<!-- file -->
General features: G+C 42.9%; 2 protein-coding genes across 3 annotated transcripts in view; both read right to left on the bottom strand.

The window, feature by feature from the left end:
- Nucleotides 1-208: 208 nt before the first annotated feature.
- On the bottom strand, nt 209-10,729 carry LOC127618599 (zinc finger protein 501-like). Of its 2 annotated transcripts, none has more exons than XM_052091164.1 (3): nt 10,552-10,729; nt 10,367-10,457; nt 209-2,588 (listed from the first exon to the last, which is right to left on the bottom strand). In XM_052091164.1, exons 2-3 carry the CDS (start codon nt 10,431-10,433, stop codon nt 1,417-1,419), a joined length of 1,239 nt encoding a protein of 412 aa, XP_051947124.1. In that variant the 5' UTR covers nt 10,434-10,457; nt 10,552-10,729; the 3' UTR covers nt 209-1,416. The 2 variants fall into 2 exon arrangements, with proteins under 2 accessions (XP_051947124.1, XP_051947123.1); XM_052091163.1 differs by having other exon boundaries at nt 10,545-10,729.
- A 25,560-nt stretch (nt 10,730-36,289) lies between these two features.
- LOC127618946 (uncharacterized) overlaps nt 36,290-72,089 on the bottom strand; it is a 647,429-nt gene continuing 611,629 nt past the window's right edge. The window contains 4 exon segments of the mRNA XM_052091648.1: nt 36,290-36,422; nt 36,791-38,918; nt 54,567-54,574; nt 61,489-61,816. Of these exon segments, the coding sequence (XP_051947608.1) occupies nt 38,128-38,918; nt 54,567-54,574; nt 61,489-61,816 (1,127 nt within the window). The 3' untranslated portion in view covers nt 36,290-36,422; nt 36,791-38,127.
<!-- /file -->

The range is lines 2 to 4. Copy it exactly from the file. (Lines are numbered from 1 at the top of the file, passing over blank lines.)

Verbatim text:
The window, feature by feature from the left end:
- Nucleotides 1-208: 208 nt before the first annotated feature.
- On the bottom strand, nt 209-10,729 carry LOC127618599 (zinc finger protein 501-like). Of its 2 annotated transcripts, none has more exons than XM_052091164.1 (3): nt 10,552-10,729; nt 10,367-10,457; nt 209-2,588 (listed from the first exon to the last, which is right to left on the bottom strand). In XM_052091164.1, exons 2-3 carry the CDS (start codon nt 10,431-10,433, stop codon nt 1,417-1,419), a joined length of 1,239 nt encoding a protein of 412 aa, XP_051947124.1. In that variant the 5' UTR covers nt 10,434-10,457; nt 10,552-10,729; the 3' UTR covers nt 209-1,416. The 2 variants fall into 2 exon arrangements, with proteins under 2 accessions (XP_051947124.1, XP_051947123.1); XM_052091163.1 differs by having other exon boundaries at nt 10,545-10,729.